As I was getting ready to leave for the day, I needed to get something out of our truck. It was parked about half a mile from the site on a steep hill. As I walked up the hill, a 10 year old boy quietly grabbed my hand. We walked together in silence for five minutes and then another boy, probably around 7, grabbed my other hand. We walked up the hill silently - occasionally looking at each other and smiling. Once we made it to the truck, we shared a small bag of water (yes bag) and sat together silently just holding hands. I noticed that one of the boys had no shoe laces. I found a rope in the back of the truck, cut it with Ismael's knife and the three of us unwound the strands until we had a thin enough piece of string to use as a shoe lace. Together, silently, we laced up the little boy’s shoes. After we finished, he looked at his "new shoes", smiled and kept repeating "merci, merci, merci". He was so happy - like I had given him the world. I've never seen such appreciation in all my life - never. This is one detail that I never want to forget.

My heart aches for these children. They have been forgotten. But my spirit is lifted by them too. I did not know that it was possible to feel such intense joy and sorrow at the same time until today. It's one thing to see the glass as "half full" when it's indeed half full. It's another to see it as half full when it only has one drop inside. This is what the children of Haiti are all about. They are surviving, with unimaginable grace, love and joy, with only one drop in their cup. I can't imagine what they could grow to be if we filled their glass just a little bit more.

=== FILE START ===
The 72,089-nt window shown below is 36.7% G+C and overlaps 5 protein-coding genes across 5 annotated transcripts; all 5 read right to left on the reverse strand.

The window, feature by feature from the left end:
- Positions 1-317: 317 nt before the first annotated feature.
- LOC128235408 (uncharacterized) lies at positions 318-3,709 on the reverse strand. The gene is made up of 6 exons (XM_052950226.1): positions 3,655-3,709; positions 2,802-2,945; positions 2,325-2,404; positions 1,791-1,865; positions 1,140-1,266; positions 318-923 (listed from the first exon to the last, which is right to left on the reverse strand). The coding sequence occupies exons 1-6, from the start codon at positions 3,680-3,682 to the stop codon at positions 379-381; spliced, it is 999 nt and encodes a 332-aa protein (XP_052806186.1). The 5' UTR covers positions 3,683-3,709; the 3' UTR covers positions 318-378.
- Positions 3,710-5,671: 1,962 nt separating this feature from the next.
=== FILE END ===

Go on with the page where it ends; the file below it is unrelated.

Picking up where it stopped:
Anyway, we then went to a much larger tent city where I was asked to run a training for Haitian youth workers there. Again - once the parachute came out and we started playing, the whole camp gathered. Hungry, tired, sick and thirsty - nobody could resist the desire to play. I had to see it to believe it. I wish you were all here to see it with me.

We'll be back!

Love to you all...


Tuesday, March 2, 2010

$2500.00 check sent to the children of Operation Shanti

Today was the day!!!

I sent the check off to Operation Shanti~~~

I would like to take a moment to tell all of you who were a part of this Amazing endeavor this year for the children how deeply grateful I am to you all. Because, truth be told, it would Never have been possible without each and every one of you!

"Practice for the children Pendants" are now literally All over the world around some Very Special individuals necks..including one dog ;~D named Doris~~
and because of You all, the most precious children in India will be $2500.00 richer. Getting the necessary things they need just to make it each and every day.

I will be back..most of you know this..and I do hope you will all want to be a part of my next charity...
I am not sure what it will be yet..but I am planning on climbing onto a plane in 2012and heading back to Mysore, India to see the children with a little something for them!

I love you all.
I bow to you all.
I Thank You deeply from my core being.
Om Shanti~~~~

p.s. and Do "click" on the check to make it bigger so that you can read the remitters! ;0)